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The Explosion of Migration and the Iraqi ‘Poland-Belarus’ Crisis

Nov. 10, 2021 (EIRNS)—There are about 281 million migrants in the world as of late 2020, according to the UN-related intergovernmental International Organization on Migration (IOM). This figure does not include internally displaced migrants within a country. This international migration represents about 3.6% of the world’s population. This figure was only 153 million in 1990, and before that, it is estimated to have been about 90 million back in 1970. The growth of the problem is part of the dirty underside of the treatment of the underdeveloped world, the spread of wars, and so on.

Most of the migrants are in Europe (87 million), Asia (86 million) and North America (59 million). However, relative to population, migrants are 22% of Oceania (mainly Australia), 16% of North America and 12% of Europe. Yet, over the last 20 years, it is Asia that has had the most growth in absolute terms, adding 37 million more people. Europe follows with 30 million more, North America 18 million, and Africa 10 million.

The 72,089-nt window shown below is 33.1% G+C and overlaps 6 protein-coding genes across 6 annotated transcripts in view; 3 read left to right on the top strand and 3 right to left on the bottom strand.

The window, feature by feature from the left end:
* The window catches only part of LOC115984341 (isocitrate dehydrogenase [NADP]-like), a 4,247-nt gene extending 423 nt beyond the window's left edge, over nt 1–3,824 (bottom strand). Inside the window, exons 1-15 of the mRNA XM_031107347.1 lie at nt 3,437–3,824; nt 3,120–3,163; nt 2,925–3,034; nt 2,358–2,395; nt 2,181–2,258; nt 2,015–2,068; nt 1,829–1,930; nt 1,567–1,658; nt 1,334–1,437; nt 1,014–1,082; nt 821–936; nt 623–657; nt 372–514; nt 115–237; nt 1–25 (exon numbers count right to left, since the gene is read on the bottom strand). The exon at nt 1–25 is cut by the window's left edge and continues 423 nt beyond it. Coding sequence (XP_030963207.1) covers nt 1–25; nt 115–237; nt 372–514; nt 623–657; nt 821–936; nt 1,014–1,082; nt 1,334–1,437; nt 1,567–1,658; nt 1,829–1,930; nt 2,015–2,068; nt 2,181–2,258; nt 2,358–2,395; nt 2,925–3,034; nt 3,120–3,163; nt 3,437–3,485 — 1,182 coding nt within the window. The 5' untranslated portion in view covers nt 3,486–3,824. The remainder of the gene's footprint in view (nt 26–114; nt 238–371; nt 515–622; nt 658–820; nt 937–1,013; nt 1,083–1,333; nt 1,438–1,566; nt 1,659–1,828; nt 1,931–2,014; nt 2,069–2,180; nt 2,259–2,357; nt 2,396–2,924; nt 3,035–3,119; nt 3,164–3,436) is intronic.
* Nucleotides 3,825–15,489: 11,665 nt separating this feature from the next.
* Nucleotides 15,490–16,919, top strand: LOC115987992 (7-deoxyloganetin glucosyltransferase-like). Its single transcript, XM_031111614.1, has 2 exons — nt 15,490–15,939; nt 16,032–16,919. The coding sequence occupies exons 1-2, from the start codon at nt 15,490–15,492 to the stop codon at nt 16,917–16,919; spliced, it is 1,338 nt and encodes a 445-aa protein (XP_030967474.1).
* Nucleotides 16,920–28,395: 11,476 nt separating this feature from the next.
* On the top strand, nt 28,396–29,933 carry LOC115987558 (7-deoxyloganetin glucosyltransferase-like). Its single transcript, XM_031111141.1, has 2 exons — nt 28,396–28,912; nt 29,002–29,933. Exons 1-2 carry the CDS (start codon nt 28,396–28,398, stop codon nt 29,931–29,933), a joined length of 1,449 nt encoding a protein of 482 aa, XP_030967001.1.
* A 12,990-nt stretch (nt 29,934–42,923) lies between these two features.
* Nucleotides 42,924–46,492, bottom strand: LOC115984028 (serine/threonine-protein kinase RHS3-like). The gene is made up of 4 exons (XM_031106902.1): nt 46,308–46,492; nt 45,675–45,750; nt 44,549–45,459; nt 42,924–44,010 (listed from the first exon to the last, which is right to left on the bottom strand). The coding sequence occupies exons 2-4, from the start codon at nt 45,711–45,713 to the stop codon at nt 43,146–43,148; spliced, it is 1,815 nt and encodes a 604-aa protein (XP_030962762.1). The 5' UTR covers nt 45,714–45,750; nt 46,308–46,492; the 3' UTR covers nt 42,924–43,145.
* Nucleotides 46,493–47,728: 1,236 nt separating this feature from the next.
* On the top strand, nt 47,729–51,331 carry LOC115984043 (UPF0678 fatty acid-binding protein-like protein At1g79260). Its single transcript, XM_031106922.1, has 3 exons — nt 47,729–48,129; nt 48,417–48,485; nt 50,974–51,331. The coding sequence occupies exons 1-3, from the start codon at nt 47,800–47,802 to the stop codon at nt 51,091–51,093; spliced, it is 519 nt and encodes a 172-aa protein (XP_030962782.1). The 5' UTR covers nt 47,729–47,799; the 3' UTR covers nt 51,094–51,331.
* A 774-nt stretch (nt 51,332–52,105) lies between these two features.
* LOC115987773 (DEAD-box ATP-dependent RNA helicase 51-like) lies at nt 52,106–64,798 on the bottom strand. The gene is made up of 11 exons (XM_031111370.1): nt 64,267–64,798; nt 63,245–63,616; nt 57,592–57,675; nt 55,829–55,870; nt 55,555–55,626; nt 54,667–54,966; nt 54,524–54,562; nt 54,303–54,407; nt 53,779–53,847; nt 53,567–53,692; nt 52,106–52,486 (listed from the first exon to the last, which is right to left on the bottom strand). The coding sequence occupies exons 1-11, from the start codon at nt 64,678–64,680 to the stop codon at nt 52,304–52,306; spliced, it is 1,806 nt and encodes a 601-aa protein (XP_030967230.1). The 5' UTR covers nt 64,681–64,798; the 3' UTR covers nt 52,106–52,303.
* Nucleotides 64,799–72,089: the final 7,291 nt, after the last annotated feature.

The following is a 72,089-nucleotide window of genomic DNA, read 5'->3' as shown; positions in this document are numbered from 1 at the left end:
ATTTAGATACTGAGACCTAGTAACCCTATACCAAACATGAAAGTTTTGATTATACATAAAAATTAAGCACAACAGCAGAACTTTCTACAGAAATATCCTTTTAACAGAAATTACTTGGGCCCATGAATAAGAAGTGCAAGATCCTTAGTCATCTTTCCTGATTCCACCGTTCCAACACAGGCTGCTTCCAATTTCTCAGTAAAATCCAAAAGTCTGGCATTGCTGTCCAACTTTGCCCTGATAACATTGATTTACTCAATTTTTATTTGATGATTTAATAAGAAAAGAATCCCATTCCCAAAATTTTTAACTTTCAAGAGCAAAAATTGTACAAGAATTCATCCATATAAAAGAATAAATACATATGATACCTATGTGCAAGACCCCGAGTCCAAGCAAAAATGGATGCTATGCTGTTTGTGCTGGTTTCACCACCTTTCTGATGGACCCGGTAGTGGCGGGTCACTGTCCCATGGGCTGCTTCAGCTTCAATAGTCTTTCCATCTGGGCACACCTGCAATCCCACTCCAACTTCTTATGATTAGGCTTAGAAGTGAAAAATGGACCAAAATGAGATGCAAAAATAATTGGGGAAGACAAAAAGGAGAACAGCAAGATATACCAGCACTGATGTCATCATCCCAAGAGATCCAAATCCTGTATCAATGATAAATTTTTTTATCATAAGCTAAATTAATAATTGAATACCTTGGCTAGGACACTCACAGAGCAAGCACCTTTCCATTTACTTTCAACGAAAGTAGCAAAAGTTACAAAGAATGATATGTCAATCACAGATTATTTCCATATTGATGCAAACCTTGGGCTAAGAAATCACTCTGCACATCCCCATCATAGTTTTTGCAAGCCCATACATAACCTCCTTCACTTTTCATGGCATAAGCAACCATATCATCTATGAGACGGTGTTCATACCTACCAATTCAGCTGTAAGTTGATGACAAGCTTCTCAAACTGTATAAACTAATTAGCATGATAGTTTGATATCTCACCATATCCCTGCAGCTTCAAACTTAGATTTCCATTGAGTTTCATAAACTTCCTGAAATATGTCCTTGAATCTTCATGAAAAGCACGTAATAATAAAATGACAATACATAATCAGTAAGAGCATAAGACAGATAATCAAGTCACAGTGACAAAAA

On Nov. 8, the IOM issued a joint statement with the UN Refugee Agency (UNHCR) regarding the immediate crisis on the Belarus-Poland border, particularly regarding the makeshift camp of refugees near the border crossing point of Bruzgi, Belarus. The largest group of refugees there are from Iraq, and from three Iraqi Kurdish towns: Irbil, Shiladze and Sulaymaniyah. But Syria, the Congo and Cameroon are also represented. For most of them, the route through Poland has as its destination Germany. The joint statement refers to several deaths already occurring over the last weeks, with the danger of much more suffering and deaths. It offers help, but logistics are difficult on the Poland side with an emergency military situation having been declared, and help on the Belarus side is contingent on the government there creating holding areas away from the border.

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